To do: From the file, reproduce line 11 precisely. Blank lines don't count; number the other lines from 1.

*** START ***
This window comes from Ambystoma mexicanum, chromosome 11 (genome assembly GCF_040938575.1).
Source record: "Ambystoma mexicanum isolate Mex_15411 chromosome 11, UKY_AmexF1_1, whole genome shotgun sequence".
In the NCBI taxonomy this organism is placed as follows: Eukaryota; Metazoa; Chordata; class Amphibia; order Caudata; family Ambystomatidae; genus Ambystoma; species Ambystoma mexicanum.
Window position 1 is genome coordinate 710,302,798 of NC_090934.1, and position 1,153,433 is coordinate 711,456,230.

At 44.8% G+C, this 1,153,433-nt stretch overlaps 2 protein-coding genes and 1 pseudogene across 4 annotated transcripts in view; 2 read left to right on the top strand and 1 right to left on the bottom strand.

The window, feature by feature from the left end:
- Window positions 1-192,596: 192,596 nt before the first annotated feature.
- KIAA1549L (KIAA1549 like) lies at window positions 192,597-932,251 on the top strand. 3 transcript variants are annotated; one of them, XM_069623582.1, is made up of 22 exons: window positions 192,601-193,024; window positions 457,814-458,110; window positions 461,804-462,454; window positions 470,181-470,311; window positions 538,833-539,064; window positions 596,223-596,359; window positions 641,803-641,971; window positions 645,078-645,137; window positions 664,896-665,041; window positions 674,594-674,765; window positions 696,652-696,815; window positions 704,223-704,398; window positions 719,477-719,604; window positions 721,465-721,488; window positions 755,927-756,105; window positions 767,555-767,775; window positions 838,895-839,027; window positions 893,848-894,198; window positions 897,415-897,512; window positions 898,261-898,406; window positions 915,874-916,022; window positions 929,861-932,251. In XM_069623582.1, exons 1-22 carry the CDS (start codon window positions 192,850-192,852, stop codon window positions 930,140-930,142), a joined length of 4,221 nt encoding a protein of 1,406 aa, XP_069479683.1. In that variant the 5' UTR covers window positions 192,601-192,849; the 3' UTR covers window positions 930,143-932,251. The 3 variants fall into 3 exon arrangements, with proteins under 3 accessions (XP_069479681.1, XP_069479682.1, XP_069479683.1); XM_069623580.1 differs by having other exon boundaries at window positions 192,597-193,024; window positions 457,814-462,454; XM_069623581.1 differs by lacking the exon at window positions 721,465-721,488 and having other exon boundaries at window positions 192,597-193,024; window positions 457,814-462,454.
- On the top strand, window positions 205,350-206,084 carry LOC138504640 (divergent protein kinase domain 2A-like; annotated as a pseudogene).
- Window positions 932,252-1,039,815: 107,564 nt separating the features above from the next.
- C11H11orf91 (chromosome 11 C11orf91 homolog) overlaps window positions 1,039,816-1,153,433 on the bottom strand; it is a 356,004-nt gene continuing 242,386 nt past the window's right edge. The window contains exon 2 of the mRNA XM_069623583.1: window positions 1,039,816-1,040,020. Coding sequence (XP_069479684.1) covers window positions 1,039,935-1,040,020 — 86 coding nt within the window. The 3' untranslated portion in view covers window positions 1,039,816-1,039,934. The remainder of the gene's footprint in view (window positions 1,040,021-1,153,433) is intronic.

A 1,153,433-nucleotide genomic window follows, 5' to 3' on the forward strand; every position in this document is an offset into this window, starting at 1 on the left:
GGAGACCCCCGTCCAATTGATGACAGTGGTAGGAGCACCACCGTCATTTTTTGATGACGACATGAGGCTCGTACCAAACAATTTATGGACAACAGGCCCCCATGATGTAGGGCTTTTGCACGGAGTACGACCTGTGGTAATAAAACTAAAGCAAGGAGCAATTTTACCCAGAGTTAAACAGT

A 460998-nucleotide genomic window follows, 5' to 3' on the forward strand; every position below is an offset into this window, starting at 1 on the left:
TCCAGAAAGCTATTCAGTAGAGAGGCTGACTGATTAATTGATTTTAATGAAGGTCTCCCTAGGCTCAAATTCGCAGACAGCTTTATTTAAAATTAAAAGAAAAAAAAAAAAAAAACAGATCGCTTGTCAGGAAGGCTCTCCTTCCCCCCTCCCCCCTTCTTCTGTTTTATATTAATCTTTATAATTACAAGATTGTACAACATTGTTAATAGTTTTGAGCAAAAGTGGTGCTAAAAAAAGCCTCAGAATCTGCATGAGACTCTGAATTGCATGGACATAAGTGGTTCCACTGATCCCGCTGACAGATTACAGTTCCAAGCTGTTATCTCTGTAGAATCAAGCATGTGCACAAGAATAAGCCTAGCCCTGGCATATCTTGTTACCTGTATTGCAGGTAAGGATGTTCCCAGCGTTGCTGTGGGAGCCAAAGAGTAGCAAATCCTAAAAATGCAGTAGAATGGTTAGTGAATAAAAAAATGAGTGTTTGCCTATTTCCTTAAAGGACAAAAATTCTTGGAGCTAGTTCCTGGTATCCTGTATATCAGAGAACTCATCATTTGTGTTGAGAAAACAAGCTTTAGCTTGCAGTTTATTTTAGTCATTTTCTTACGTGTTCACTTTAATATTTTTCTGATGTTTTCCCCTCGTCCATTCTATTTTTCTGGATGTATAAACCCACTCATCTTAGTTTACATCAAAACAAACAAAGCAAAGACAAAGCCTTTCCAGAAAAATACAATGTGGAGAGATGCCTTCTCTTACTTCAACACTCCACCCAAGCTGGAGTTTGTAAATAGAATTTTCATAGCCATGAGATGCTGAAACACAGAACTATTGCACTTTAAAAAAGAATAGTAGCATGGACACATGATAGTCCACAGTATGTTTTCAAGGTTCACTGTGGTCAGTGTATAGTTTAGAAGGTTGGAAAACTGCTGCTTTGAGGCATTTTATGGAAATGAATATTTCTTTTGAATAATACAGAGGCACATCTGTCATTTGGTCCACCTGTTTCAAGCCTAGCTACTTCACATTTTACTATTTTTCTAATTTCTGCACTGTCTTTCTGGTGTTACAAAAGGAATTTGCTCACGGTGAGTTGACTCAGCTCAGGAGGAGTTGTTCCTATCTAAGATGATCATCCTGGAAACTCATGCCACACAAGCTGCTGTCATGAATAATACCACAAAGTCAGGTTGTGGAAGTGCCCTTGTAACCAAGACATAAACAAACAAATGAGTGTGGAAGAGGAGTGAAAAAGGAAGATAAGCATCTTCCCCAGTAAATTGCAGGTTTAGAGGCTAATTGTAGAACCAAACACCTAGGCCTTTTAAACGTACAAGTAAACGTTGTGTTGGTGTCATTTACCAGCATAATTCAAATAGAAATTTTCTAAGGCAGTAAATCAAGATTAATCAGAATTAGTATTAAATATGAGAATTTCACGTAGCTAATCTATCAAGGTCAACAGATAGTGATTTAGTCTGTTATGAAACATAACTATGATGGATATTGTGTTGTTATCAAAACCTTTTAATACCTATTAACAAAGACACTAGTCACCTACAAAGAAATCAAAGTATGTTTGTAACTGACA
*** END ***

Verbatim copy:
- C11H11orf91 (chromosome 11 C11orf91 homolog) overlaps window positions 1,039,816-1,153,433 on the bottom strand; it is a 356,004-nt gene continuing 242,386 nt past the window's right edge. The window contains exon 2 of the mRNA XM_069623583.1: window positions 1,039,816-1,040,020. Coding sequence (XP_069479684.1) covers window positions 1,039,935-1,040,020 — 86 coding nt within the window. The 3' untranslated portion in view covers window positions 1,039,816-1,039,934. The remainder of the gene's footprint in view (window positions 1,040,021-1,153,433) is intronic.